E-House Comes Unhinged in China’s Real Estate Crash, Joining List of Victims

Property services provider’s shares are nearly worthless after it became the latest from its sector to default on debt

Key takeaways:

•      E-House defaulted on $298 million worth of bonds that matured April 18, though it said this week that bondholders had agreed on a restructuring plan

•      The company’s default adds to a string of similar missed payments by Chinese developers amid a deepening slump in the nation’s property market

By Warren Yang

China’s deepening real estate crash is generating a fast-growing cluster of fallen stars.

The latest casualty is E-House (China) Enterprise Holdings Ltd. (2048.HK), a former hot-shot specializing in real estate services, which counts e-commerce giant Alibaba (BABA.US; 9988.HK) as a major shareholder. The company said last week it failed to repay $298 million worth of dollar bonds that matured on April 18, which led to a cascade of “cross-defaults” on other debt securities linked to those bonds.

Such inter-linking of debt is relatively common in China, allowing a single default to quickly spiral into a much larger problem for companies.

E-House first flagged the possibility of a default at the end of last month as it sought to get bondholders to exchange their notes for new ones and agree to amend terms. That attempt ultimately failed before the deadline, but E-House said Monday that the majority of holders of the defaulted bonds have since then agreed to a restructuring plan.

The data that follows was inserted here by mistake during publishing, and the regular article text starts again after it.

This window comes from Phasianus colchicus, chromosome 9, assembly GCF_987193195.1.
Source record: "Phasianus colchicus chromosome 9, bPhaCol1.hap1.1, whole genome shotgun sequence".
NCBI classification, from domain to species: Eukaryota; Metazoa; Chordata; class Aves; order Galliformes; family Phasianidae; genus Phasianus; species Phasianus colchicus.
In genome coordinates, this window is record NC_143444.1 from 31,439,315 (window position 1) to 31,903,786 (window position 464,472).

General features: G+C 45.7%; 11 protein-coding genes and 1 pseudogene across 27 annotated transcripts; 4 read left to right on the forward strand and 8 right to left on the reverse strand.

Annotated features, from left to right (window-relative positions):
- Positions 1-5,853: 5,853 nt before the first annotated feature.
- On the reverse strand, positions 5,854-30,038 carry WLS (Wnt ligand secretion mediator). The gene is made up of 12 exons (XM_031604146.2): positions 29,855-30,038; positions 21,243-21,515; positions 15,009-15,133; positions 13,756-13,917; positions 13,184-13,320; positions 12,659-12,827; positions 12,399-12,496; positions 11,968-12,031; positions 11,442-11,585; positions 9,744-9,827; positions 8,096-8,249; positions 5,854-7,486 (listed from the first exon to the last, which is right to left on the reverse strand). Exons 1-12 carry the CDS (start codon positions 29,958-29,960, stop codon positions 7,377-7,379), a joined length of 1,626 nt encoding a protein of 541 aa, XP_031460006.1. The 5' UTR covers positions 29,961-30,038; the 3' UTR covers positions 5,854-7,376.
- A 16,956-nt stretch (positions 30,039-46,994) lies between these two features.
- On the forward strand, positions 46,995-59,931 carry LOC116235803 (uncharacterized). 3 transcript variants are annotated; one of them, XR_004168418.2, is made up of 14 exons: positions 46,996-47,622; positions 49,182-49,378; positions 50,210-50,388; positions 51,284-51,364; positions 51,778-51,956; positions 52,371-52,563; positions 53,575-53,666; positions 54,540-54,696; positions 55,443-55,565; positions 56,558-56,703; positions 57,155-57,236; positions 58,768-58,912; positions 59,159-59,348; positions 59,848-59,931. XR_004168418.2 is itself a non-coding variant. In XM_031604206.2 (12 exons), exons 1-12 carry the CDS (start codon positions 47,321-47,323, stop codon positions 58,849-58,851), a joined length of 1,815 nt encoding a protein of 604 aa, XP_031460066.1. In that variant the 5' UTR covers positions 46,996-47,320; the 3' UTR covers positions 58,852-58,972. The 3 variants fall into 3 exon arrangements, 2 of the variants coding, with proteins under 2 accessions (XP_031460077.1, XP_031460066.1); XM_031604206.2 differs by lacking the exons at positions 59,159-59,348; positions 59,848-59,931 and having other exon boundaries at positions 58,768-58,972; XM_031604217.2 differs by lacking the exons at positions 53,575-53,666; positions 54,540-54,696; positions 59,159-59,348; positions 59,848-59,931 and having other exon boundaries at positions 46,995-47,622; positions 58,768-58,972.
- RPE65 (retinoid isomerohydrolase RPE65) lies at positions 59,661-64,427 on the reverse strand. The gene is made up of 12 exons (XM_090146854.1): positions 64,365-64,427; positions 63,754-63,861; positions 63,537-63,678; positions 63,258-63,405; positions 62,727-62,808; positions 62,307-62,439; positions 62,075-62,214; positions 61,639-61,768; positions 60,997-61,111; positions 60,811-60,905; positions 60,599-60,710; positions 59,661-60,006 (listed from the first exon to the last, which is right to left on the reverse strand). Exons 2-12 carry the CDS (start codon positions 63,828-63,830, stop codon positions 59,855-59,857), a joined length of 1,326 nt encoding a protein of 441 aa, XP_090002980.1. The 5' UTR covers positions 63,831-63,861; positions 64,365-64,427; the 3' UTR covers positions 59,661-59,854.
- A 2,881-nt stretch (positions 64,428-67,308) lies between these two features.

Times are rough not just for E-House but for pretty much all property businesses in China.

China’s property market expanded at a sizzling rate in the past two decades, fueled by freewheeling borrowing by developers that constructed new homes and commercial properties at breakneck speed after years of neglect during the nation’s planned economy era. Now, Beijing wants to slow things down, partly by reining in real estate companies’ borrowing, which makes it hard for them to fund new projects and refinance existing debt.

Adding to that, interest rates globally are rising, translating to higher borrowing costs, constraining developers’ abilities to build new properties and cutting off refinancing channels. As prospects for Chinese real estate firms worsen, global rating agencies have been downgrading them or even withdrawing their ratings completely. That just adds fuel to the fire by making borrowing through international debt markets costlier or outright unfeasible for affected companies.

At the same time, housing sales across China are plunging because of Covid-19 restrictions and declining household incomes, leading to revenue declines for property developers and service agencies like E-House that rely on transactions for their income.

Stress among Chinese real estate companies made global headlines when China Evergrande (3333.HK), which holds the dubious title of the world’s most indebted real estate company, defaulted on its debt late last year. Evergrande was hardly alone. The number of Chinese property developers that have defaulted on their dollar bonds in the past year can’t be counted on two hands, according to a Wall Street Journal tally. Other defaulters include Zhenro Properties (6158.HK) and Fantasia Holdings (1777.HK), both listed in Hong Kong.